Yellowstone must truly be experienced in person. Nothing matches the opportunity to see its boiling cauldrons, hear a wolf howl or feel like one of the drops of water beginning its descent into Yellowstone’s deepest canyon. Yellowstone is our Nation’s first national park and arguably its most breathtaking. It is the result of diverse natural forces and the ecosystems it contains are almost inexplicably pristine. If it’s the first park you visit, it will overwhelm you with the wildness of America’s West and inspire you to see more of America’s wonders. But it also functions excellently as a park to build up to; once you think you’ve seen all the amazing landscapes our country has to offer, journey to Yellowstone and find a renewed passion for the outdoors. Either way, every American must see Yellowstone and will undoubtedly be glad for it.
Yellowstone's Northern Range
National Park: Yellowstone Map
The next theme of Yellowstone is that of vast, intractable wilderness that hosts the most intact ecosystem in the continental United States. Bison, which used to number in the hundreds, now graze by the thousands alongside elk, pronghorn, deer and moose while eagles and osprey circle over miles of lush grassland. Coyotes, black bears and grizzlies scour mountainsides in search of a variety of vegetation, ground squirrels or a distracted marmot. And Yellowstone’s returned kings, the wolves, have now reclaimed the entire Park and some of the West but are most commonly seen in their original reintroduction site, the remarkable Lamar Valley.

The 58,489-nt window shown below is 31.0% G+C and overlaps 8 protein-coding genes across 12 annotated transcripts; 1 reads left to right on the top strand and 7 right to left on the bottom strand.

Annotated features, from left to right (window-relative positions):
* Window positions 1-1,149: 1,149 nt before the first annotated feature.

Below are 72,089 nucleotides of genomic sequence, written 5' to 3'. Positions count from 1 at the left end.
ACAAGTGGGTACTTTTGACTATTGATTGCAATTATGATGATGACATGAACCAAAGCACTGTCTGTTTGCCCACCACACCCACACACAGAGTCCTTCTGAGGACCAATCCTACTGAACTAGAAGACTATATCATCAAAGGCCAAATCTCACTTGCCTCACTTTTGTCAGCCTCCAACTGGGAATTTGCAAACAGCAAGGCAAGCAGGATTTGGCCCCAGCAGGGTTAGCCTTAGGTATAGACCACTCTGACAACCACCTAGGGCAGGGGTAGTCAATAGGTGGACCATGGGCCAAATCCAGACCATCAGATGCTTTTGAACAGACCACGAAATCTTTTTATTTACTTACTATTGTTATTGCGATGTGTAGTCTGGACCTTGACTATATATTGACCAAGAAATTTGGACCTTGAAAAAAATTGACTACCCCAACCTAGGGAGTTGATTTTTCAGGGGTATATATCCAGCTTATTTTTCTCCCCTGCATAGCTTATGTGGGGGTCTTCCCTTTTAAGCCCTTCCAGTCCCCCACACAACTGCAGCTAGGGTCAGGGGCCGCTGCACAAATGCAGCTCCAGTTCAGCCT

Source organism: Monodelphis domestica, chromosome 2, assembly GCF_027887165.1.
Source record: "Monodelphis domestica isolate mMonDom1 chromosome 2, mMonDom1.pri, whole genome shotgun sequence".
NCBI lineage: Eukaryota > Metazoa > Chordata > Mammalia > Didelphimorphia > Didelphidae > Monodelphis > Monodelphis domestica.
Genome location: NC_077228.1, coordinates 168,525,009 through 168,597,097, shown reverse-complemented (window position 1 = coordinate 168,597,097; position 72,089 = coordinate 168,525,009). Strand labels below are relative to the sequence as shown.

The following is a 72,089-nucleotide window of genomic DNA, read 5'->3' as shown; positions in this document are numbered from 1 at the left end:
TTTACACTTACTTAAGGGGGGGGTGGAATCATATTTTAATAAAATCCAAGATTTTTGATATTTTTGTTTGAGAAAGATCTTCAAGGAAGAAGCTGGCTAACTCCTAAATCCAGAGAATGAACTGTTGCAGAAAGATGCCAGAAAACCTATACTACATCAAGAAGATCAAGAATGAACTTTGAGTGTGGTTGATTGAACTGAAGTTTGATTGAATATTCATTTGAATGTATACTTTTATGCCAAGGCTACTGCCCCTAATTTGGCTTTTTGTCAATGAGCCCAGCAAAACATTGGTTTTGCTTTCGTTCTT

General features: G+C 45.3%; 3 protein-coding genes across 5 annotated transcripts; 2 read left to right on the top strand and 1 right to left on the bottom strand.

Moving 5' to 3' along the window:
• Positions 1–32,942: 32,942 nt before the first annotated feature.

In these grand mountain valleys, the visitor is treated to the most extraordinary wildlife viewing our country has to offer. In 2 days, one could quite easily see a majority of the animals listed above. This environment functions like it should and you feel it; spending time in the northern reaches of Yellowstone is a spiritual experience where you are forced to acknowledge the beauty of wild, untamed nature.
North of Mammoth, you can quickly access the town of Gardiner and the small sliver of Yellowstone that resides in southern Montana. If you’re heading from Mammoth towards Gardiner, the alternate route (a one-way, easily missed dirt road) is certainly the way to go. Immediately, you are removed from any crowds and are treated to magnificent views of the wild expanse of Yellowstone’s rolling mountainsides. In general, any time there is a one-way, off-the-beaten-path road in the national parks, take it. During the leisurely drive, I saw pronghorn and a nursery of mother elk and their calves; locals say they see wolves hunting along the hillsides frequently.